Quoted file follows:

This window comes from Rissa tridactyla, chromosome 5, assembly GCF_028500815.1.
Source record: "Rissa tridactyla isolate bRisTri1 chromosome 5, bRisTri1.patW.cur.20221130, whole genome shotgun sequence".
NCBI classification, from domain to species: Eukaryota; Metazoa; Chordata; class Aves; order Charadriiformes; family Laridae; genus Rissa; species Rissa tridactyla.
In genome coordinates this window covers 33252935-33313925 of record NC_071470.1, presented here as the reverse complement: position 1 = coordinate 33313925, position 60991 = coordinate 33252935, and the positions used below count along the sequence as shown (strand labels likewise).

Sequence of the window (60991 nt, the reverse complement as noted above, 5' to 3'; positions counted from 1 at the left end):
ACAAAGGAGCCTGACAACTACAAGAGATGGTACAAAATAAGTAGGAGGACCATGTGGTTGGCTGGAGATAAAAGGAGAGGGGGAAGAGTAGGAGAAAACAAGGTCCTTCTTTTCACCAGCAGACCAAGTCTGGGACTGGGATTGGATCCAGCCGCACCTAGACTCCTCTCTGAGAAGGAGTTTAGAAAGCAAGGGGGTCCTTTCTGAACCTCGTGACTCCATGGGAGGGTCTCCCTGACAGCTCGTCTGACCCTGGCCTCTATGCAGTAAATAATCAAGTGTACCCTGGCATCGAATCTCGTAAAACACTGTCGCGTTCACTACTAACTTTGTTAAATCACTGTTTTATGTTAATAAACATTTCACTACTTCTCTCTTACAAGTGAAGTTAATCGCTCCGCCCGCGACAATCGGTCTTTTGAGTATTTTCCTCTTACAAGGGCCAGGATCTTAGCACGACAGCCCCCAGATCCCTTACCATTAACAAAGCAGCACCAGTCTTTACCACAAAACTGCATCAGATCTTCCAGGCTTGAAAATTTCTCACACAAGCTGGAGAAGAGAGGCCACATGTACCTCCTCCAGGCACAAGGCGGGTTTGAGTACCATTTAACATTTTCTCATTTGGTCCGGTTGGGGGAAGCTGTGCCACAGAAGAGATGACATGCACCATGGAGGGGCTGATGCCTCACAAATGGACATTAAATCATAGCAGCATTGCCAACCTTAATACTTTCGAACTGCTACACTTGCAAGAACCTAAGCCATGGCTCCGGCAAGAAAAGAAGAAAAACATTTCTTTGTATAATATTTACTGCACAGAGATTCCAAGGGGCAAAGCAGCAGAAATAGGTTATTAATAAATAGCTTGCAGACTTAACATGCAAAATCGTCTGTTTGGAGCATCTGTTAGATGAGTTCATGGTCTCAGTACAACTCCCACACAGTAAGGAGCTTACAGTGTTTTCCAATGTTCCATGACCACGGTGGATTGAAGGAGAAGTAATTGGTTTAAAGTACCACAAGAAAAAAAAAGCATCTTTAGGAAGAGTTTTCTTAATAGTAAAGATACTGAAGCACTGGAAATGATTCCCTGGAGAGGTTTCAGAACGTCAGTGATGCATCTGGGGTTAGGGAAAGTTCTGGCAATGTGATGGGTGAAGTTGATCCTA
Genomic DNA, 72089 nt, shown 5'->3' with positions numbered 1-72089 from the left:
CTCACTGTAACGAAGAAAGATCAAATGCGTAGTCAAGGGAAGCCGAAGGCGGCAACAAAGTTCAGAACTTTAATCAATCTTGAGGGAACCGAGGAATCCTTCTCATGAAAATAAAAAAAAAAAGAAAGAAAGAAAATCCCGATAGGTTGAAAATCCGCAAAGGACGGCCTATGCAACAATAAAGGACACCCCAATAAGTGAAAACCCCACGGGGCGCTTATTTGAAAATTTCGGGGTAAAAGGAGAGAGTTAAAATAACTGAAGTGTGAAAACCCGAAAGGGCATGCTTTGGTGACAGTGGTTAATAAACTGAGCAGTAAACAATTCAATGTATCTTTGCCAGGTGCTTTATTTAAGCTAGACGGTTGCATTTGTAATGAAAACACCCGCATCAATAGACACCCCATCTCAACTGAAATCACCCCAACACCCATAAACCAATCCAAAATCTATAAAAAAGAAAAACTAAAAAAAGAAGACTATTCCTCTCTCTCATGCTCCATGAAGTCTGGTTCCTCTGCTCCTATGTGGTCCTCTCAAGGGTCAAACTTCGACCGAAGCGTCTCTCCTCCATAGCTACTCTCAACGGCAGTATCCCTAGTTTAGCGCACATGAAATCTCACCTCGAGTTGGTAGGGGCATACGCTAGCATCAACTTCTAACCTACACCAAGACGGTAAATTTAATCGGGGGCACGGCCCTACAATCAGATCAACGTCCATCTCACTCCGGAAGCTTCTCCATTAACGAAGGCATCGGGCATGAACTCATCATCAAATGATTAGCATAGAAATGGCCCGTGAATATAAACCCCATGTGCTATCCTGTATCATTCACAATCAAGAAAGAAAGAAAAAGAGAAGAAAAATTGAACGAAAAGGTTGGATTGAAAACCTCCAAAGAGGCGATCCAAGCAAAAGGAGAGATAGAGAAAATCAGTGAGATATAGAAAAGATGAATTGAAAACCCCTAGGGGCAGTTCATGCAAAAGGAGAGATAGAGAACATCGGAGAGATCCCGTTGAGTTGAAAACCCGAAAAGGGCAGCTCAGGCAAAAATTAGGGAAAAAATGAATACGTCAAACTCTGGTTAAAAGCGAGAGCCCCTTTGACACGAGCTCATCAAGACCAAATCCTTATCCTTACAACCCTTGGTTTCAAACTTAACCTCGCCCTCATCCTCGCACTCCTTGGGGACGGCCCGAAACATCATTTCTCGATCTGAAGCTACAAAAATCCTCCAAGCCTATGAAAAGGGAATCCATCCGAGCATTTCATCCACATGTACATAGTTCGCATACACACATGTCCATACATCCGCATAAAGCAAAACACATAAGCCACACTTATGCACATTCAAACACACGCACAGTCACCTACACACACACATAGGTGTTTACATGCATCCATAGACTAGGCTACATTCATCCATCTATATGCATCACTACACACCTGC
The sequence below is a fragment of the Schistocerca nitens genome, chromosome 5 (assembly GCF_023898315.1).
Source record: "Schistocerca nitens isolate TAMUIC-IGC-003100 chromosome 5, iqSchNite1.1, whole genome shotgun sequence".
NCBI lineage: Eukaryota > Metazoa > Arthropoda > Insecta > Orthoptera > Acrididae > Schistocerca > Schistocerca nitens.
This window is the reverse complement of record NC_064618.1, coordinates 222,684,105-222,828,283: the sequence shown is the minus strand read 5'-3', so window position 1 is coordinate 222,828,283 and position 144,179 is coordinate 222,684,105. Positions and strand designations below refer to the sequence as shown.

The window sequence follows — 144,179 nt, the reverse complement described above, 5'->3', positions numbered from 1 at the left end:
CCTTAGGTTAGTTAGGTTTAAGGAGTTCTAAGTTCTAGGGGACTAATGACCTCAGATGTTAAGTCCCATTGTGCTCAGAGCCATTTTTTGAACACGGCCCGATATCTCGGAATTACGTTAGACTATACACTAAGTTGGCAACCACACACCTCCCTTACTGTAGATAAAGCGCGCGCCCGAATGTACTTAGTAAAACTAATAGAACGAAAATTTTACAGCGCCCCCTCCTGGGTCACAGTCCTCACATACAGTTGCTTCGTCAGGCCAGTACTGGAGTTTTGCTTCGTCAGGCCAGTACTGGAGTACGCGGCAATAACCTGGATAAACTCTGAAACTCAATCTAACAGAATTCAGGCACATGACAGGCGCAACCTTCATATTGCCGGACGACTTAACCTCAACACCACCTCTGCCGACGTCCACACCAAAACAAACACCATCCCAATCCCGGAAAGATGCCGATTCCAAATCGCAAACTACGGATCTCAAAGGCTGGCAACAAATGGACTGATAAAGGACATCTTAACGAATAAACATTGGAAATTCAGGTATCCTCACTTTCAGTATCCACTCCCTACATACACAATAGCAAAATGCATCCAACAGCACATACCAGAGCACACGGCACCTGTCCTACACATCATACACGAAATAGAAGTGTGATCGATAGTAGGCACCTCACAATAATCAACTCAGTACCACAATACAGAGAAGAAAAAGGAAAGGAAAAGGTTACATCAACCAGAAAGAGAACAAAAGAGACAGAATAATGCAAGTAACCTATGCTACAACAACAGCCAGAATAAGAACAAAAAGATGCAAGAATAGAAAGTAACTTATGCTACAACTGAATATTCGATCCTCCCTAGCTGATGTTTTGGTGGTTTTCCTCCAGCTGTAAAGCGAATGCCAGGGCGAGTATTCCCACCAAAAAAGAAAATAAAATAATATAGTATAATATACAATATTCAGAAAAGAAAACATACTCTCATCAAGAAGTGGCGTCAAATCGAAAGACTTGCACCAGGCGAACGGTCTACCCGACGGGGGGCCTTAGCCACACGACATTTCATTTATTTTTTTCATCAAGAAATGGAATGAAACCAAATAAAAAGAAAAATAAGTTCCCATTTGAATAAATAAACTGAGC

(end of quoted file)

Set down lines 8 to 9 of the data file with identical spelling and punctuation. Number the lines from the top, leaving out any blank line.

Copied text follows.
CTCACTGTAACGAAGAAAGATCAAATGCGTAGTCAAGGGAAGCCGAAGGCGGCAACAAAGTTCAGAACTTTAATCAATCTTGAGGGAACCGAGGAATCCTTCTCATGAAAATAAAAAAAAAAAGAAAGAAAGAAAATCCCGATAGGTTGAAAATCCGCAAAGGACGGCCTATGCAACAATAAAGGACACCCCAATAAGTGAAAACCCCACGGGGCGCTTATTTGAAAATTTCGGGGTAAAAGGAGAGAGTTAAAATAACTGAAGTGTGAAAACCCGAAAGGGCATGCTTTGGTGACAGTGGTTAATAAACTGAGCAGTAAACAATTCAATGTATCTTTGCCAGGTGCTTTATTTAAGCTAGACGGTTGCATTTGTAATGAAAACACCCGCATCAATAGACACCCCATCTCAACTGAAATCACCCCAACACCCATAAACCAATCCAAAATCTATAAAAAAGAAAAACTAAAAAAAGAAGACTATTCCTCTCTCTCATGCTCCATGAAGTCTGGTTCCTCTGCTCCTATGTGGTCCTCTCAAGGGTCAAACTTCGACCGAAGCGTCTCTCCTCCATAGCTACTCTCAACGGCAGTATCCCTAGTTTAGCGCACATGAAATCTCACCTCGAGTTGGTAGGGGCATACGCTAGCATCAACTTCTAACCTACACCAAGACGGTAAATTTAATCGGGGGCACGGCCCTACAATCAGATCAACGTCCATCTCACTCCGGAAGCTTCTCCATTAACGAAGGCATCGGGCATGAACTCATCATCAAATGATTAGCATAGAAATGGCCCGTGAATATAAACCCCATGTGCTATCCTGTATCATTCACAATCAAGAAAGAAAGAAAAAGAGAAGAAAAATTGAACGAAAAGGTTGGATTGAAAACCTCCAAAGAGGCGATCCAAGCAAAAGGAGAGATAGAGAAAATCAGTGAGATATAGAAAAGATGAATTGAAAACCCCTAGGGGCAGTTCATGCAAAAGGAGAGATAGAGAACATCGGAGAGATCCCGTTGAGTTGAAAACCCGAAAAGGGCAGCTCAGGCAAAAATTAGGGAAAAAATGAATACGTCAAACTCTGGTTAAAAGCGAGAGCCCCTTTGACACGAGCTCATCAAGACCAAATCCTTATCCTTACAACCCTTGGTTTCAAACTTAACCTCGCCCTCATCCTCGCACTCCTTGGGGACGGCCCGAAACATCATTTCTCGATCTGAAGCTACAAAAATCCTCCAAGCCTATGAAAAGGGAATCCATCCGAGCATTTCATCCACATGTACATAGTTCGCATACACACATGTCCATACATCCGCATAAAGCAAAACACATAAGCCACACTTATGCACATTCAAACACACGCACAGTCACCTACACACACACATAGGTGTTTACATGCATCCATAGACTAGGCTACATTCATCCATCTATATGCATCACTACACACCTGC
The sequence below is a fragment of the Schistocerca nitens genome, chromosome 5 (assembly GCF_023898315.1).